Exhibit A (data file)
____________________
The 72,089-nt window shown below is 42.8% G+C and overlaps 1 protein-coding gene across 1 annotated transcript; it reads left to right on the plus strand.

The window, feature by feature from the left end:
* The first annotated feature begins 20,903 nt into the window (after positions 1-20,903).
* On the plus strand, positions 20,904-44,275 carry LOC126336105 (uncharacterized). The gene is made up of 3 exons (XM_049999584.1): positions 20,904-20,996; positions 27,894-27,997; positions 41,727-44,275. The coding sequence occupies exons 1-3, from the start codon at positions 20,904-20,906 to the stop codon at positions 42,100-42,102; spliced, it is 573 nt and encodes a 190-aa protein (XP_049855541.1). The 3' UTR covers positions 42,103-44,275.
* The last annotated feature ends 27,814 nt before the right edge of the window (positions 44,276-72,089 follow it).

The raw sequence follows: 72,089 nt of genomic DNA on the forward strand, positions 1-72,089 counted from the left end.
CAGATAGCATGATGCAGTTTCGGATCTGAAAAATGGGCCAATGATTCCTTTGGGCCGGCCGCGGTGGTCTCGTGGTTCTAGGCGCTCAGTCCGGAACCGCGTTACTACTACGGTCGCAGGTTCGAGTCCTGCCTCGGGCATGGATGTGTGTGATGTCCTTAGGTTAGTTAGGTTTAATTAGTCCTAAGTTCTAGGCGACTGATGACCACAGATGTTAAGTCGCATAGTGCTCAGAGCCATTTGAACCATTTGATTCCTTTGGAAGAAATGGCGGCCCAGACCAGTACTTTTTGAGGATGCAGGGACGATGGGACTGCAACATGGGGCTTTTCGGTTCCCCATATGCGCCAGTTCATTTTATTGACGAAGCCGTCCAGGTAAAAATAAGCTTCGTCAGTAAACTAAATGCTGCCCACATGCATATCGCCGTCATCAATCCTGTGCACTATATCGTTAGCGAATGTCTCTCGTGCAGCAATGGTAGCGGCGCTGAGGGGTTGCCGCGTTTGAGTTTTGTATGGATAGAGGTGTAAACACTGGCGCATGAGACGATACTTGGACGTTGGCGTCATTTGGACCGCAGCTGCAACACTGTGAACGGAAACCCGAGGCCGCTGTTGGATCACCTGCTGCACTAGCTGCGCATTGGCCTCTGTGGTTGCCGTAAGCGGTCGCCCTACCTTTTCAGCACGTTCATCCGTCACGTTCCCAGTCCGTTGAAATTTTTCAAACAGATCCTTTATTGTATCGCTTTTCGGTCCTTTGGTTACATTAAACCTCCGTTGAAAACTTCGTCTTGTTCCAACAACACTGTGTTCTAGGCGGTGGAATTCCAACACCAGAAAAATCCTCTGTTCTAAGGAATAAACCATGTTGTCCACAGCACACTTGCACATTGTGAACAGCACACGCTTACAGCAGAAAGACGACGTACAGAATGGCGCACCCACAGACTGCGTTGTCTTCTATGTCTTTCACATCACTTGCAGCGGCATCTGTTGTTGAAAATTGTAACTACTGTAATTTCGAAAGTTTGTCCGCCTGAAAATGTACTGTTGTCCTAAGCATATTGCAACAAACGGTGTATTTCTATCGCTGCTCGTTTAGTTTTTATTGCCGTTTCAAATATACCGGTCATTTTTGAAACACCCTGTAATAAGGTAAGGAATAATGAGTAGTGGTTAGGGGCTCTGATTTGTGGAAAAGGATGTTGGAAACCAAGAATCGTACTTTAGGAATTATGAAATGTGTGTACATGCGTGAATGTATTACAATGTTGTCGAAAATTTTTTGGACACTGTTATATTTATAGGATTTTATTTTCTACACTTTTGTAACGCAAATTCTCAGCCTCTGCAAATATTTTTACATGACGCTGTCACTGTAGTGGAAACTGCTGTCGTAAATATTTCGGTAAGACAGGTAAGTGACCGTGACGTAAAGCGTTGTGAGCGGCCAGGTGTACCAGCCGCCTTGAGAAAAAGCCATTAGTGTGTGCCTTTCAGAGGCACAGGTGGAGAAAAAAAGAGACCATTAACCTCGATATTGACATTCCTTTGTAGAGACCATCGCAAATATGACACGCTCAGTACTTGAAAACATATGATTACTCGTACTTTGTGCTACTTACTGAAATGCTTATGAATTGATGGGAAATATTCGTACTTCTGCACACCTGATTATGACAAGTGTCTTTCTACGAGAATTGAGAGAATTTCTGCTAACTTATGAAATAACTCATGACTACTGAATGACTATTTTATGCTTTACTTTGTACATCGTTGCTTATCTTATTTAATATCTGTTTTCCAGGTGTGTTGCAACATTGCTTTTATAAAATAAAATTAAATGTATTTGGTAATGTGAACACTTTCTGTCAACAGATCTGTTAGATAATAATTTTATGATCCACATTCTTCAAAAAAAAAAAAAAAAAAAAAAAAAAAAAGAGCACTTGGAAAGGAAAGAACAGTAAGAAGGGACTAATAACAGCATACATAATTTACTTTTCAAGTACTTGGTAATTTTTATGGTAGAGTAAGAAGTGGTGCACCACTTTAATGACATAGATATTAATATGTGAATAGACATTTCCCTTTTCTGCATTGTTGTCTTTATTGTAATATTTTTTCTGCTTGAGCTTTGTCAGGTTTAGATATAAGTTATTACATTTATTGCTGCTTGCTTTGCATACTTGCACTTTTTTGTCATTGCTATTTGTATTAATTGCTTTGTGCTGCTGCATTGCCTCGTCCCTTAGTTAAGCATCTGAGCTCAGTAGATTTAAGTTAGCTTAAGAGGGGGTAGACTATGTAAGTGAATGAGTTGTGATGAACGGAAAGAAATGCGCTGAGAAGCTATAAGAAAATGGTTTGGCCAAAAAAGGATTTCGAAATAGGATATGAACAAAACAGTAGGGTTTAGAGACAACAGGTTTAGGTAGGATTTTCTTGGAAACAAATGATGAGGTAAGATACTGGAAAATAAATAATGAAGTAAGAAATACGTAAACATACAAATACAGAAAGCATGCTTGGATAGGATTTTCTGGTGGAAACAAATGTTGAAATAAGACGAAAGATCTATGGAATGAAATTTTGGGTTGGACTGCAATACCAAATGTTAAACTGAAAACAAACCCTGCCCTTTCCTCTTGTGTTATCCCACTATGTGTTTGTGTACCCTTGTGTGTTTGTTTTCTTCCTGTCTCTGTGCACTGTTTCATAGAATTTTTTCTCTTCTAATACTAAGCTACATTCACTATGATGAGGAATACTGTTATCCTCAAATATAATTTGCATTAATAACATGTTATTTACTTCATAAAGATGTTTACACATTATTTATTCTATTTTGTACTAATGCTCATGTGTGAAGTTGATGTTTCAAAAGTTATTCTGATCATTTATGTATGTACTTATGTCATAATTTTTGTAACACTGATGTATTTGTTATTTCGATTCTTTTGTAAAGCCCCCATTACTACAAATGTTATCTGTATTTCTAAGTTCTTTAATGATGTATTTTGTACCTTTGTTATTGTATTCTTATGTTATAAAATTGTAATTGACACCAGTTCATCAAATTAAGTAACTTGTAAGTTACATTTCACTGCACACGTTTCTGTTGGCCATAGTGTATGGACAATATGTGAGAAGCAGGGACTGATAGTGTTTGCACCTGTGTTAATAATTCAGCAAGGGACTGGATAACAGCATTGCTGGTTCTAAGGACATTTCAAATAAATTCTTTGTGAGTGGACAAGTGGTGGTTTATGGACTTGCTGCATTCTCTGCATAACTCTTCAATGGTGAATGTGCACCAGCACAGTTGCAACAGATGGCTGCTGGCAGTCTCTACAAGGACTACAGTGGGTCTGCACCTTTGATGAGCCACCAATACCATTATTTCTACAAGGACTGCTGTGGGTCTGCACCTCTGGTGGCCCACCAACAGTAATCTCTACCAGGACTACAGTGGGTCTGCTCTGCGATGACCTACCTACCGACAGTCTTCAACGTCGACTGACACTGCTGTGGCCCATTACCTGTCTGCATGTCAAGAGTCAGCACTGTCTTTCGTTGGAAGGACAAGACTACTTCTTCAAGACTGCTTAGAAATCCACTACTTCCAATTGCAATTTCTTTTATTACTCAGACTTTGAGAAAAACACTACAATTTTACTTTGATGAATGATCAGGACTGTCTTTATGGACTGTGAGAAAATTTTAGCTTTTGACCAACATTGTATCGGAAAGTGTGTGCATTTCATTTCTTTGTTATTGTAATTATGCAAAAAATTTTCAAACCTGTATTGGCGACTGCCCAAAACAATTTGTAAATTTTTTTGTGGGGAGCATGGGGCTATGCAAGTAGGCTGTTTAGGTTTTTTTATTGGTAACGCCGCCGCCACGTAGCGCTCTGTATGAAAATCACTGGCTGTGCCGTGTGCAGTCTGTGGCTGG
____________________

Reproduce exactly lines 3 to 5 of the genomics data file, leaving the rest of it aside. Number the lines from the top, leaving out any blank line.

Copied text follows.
* The first annotated feature begins 20,903 nt into the window (after positions 1-20,903).
* On the plus strand, positions 20,904-44,275 carry LOC126336105 (uncharacterized). The gene is made up of 3 exons (XM_049999584.1): positions 20,904-20,996; positions 27,894-27,997; positions 41,727-44,275. The coding sequence occupies exons 1-3, from the start codon at positions 20,904-20,906 to the stop codon at positions 42,100-42,102; spliced, it is 573 nt and encodes a 190-aa protein (XP_049855541.1). The 3' UTR covers positions 42,103-44,275.
* The last annotated feature ends 27,814 nt before the right edge of the window (positions 44,276-72,089 follow it).